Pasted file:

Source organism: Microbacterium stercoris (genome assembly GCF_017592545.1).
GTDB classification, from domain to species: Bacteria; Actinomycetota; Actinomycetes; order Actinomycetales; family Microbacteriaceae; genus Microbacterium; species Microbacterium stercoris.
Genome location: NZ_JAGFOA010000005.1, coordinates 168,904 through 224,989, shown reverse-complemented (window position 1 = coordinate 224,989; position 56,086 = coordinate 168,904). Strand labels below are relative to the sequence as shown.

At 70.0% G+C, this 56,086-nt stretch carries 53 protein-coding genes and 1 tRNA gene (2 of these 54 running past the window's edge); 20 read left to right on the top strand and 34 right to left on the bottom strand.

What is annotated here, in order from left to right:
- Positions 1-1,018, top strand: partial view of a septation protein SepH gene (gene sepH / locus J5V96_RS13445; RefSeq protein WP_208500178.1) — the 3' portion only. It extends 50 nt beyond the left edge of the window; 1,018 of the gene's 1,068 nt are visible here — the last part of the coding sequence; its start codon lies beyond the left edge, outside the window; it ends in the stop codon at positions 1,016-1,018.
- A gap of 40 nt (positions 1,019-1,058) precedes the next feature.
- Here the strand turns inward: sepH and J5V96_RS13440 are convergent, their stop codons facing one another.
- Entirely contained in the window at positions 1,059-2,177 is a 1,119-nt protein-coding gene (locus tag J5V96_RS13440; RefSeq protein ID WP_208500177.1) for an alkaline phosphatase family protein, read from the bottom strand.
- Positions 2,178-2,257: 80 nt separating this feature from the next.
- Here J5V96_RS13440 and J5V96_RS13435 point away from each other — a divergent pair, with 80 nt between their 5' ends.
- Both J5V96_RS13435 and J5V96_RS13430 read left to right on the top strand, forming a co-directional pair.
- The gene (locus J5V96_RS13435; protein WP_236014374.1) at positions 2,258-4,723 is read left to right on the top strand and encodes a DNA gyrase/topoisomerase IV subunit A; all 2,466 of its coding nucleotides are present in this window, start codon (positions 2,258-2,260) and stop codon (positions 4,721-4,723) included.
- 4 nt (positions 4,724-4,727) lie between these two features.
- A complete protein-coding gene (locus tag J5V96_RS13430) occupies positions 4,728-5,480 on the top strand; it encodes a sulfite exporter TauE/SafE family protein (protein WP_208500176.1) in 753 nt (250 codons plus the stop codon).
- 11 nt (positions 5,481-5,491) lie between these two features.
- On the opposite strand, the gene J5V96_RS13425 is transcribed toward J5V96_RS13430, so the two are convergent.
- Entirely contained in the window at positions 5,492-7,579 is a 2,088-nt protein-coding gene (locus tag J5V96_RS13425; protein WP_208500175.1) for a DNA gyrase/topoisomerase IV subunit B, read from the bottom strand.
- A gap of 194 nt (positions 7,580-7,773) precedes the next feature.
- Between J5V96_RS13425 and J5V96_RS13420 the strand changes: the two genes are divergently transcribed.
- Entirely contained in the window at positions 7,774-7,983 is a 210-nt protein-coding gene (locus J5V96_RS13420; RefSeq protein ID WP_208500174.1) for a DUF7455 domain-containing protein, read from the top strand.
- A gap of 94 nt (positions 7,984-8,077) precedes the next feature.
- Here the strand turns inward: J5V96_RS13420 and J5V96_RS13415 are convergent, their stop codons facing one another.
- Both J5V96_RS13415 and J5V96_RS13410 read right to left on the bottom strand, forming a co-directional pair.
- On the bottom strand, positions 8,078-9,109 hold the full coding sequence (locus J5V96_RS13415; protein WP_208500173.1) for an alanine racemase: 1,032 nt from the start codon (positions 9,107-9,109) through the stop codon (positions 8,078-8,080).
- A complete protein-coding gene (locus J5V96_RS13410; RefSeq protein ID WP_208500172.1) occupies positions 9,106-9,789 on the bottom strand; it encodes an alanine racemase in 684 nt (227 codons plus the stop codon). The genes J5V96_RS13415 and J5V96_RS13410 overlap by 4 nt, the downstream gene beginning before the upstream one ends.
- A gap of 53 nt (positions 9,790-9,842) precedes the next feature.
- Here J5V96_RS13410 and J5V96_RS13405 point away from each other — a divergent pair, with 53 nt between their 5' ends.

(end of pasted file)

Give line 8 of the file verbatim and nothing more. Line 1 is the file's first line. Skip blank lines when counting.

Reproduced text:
- Here the strand turns inward: sepH and J5V96_RS13440 are convergent, their stop codons facing one another.